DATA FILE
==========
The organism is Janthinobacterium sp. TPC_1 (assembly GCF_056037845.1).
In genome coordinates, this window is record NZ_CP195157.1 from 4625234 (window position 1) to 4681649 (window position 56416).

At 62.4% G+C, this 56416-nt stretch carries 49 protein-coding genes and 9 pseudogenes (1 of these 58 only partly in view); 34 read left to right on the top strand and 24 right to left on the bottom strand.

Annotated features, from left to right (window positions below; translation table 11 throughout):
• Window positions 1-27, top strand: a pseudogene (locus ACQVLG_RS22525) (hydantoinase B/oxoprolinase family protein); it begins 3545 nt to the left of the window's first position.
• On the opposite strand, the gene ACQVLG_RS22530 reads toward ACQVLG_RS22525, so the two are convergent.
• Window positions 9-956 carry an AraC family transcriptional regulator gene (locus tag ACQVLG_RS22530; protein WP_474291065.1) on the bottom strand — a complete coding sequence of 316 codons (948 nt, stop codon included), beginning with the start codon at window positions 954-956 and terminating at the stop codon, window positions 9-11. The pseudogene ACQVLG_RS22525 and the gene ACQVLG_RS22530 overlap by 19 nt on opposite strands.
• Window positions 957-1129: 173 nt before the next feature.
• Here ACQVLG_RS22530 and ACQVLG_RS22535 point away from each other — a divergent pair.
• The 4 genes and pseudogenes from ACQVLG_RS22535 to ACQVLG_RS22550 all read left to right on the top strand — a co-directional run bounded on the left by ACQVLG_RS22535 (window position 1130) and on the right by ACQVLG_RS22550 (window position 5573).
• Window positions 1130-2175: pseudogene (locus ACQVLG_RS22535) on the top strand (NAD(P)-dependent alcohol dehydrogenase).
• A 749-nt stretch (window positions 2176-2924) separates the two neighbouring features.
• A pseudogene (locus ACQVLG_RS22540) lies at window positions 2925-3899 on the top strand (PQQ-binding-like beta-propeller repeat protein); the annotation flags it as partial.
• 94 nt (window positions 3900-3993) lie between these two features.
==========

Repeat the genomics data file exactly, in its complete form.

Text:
The organism is Janthinobacterium sp. TPC_1 (assembly GCF_056037845.1).
In genome coordinates, this window is record NZ_CP195157.1 from 4625234 (window position 1) to 4681649 (window position 56416).

At 62.4% G+C, this 56416-nt stretch carries 49 protein-coding genes and 9 pseudogenes (1 of these 58 only partly in view); 34 read left to right on the top strand and 24 right to left on the bottom strand.

Annotated features, from left to right (window positions below; translation table 11 throughout):
• Window positions 1-27, top strand: a pseudogene (locus ACQVLG_RS22525) (hydantoinase B/oxoprolinase family protein); it begins 3545 nt to the left of the window's first position.
• On the opposite strand, the gene ACQVLG_RS22530 reads toward ACQVLG_RS22525, so the two are convergent.
• Window positions 9-956 carry an AraC family transcriptional regulator gene (locus tag ACQVLG_RS22530; protein WP_474291065.1) on the bottom strand — a complete coding sequence of 316 codons (948 nt, stop codon included), beginning with the start codon at window positions 954-956 and terminating at the stop codon, window positions 9-11. The pseudogene ACQVLG_RS22525 and the gene ACQVLG_RS22530 overlap by 19 nt on opposite strands.
• Window positions 957-1129: 173 nt before the next feature.
• Here ACQVLG_RS22530 and ACQVLG_RS22535 point away from each other — a divergent pair.
• The 4 genes and pseudogenes from ACQVLG_RS22535 to ACQVLG_RS22550 all read left to right on the top strand — a co-directional run bounded on the left by ACQVLG_RS22535 (window position 1130) and on the right by ACQVLG_RS22550 (window position 5573).
• Window positions 1130-2175: pseudogene (locus ACQVLG_RS22535) on the top strand (NAD(P)-dependent alcohol dehydrogenase).
• A 749-nt stretch (window positions 2176-2924) separates the two neighbouring features.
• A pseudogene (locus ACQVLG_RS22540) lies at window positions 2925-3899 on the top strand (PQQ-binding-like beta-propeller repeat protein); the annotation flags it as partial.
• 94 nt (window positions 3900-3993) lie between these two features.